Serverless - Packaging Dependencies


In the previous chapter, we saw how to use plugins with serverless. We specifically looked at the Python Requirements plugin and saw how it can be used to bundle dependencies like numpy, scipy, pandas, etc.with your lambda function's application code. We even saw an example of deploying a function requiring the numpy dependency. We saw that it ran well locally but on the AWS Lambda console, you'd have encountered an error if you are on a Windows or Mac machine. Let's understand why the function runs locally but doesn't run after deployment.

If you look at the error message, you get some hints. I'm specifically referring to one line − 'Importing the numpy C-extensions failed.' Now, many important python packages like numpy, pandas, scipy, etc.require the compilation of C-extensions. If we compile them on a Windows or a Mac machine, then Lambda (linux environment) will throw up an error when trying to load them. So the important question is, what can be done to avoid this error. Come in docker!

What is docker?

According to Wikipedia, docker is a set of platform as a service (PaaS) products that use OS-level virtualization to deliver software in packages called containers. If you scan the Wikipedia page of docker a bit more, you will come across some more relevant statements − Docker can package an application and its dependencies in a virtual container that can run on any Linux, Windows, or macOS computer. This enables the application to run in a variety of locations, such as on-premises, in a public cloud, and/or in a private cloud. I think it should be very clear after the above statements. We have an error coming up because C-extensions compiled on Windows/Mac don't work in Linux.

We can simply bypass that error by packaging the application in a container that can run on any OS. What docker does in the background to achieve this OS-level virtualization is beyond the scope of this chapter.

Installing docker

You can head over to for the installation of Docker Desktop. If you are using Windows 10 Home Edition,the Windows version should be at least 1903 (May 2019 update). Therefore, you may want to upgrade your Windows 10 OS before installing Docker Desktop. No such limitations apply to Windows Pro or Enterprise versions.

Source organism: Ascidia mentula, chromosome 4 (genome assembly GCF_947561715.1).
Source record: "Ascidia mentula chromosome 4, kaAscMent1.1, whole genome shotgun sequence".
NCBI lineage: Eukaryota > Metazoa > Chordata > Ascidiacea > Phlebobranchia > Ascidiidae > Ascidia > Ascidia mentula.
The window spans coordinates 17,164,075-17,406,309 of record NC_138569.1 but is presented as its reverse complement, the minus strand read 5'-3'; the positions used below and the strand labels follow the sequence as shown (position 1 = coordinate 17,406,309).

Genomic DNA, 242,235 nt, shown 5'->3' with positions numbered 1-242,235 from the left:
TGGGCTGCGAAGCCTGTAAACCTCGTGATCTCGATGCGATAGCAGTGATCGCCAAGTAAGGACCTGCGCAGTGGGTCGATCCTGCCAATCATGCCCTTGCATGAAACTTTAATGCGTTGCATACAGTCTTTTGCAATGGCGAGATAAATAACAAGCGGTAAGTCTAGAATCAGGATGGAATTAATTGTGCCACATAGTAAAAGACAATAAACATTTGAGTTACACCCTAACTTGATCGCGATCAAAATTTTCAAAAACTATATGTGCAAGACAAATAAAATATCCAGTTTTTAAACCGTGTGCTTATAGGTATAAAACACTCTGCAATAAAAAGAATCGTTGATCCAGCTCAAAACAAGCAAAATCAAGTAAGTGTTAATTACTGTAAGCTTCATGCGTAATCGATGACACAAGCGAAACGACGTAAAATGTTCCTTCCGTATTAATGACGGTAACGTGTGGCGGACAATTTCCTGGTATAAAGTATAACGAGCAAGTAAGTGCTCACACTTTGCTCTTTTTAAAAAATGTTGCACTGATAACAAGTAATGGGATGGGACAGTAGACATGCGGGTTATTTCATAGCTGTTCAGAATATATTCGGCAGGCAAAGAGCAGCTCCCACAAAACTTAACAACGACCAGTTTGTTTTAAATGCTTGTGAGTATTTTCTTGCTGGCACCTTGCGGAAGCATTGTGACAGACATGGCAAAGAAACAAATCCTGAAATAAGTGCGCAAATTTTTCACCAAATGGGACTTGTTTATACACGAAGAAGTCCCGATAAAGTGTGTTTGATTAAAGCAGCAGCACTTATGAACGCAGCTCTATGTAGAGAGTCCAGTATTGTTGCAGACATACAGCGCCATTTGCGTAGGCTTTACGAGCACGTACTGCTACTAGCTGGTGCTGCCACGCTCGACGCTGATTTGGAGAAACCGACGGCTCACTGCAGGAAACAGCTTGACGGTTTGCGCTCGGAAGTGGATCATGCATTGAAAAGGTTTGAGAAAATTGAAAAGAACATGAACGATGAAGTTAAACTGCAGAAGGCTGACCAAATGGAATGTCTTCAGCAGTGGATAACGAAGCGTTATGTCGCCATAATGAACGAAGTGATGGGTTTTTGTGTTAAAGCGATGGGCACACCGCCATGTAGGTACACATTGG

Using dockerizePip in serverless

Once Docker Desktop has been installed on your machine, you need to make only the following addition to your serverless.yml file to package your applications and dependencies using docker −

      dockerizePip: true

Please note, that if you have been following along with me since the previous chapter, it is likely that you have already deployed code to lambda once.This would have created a static cache in your local storage. By default, serverless would use that cache to bundle dependencies, and therefore, docker container won't be created.Therefore, to force serverless to create use docker, we will add another statement to pythonRequirements −

      dockerizePip: true
	useStaticCache: false #not necessary if you will be deploying the code to lambda for the first time.

This last statement is not necessary if you are deploying to lambda for the first time. In general, you should set useStaticCache to true, since that will save you some packaging time when you haven't made any changes to the dependencies or the way they have to be packaged.

With these additions, the serverless.yml file now looks like −

service: hello-world-python
   name: aws
   runtime: python3.6
   profile: yash-sanghvi
   region: ap-south-1

      handler: handler.hello
      timeout: 6
      memorySize: 128
   - serverless-python-requirements
      dockerizePip: true
	useStaticCache: false #not necessary if you will be deploying the code to lambda for the first time.

Now, when you run the sls deploy -v command, make sure that docker is running in the background. On Windows, you can just search for Docker Desktop in the Start menu and double click on the app. You will soon get a message that it is running. You can also verify this through the small popup near the battery icon in Windows. If you can see the docker icon there, it is running.


Now when you run your function on the AWS Lambda console, it would work. Congratulations!!

However, in your 'Function Code' section on the AWS Lambda console, you would be seeing a message saying 'The deployment package of your Lambda function "hello-world-python-dev-hello_world" is too large to enable inline code editing. However, you can still invoke your function.'

Function Code

Seems like the addition of the Numpy dependency has made the bundle size too large and as a result, we cannot even edit our application code in the lambda console. How do we solve that problem? Head on to the next chapter to find out.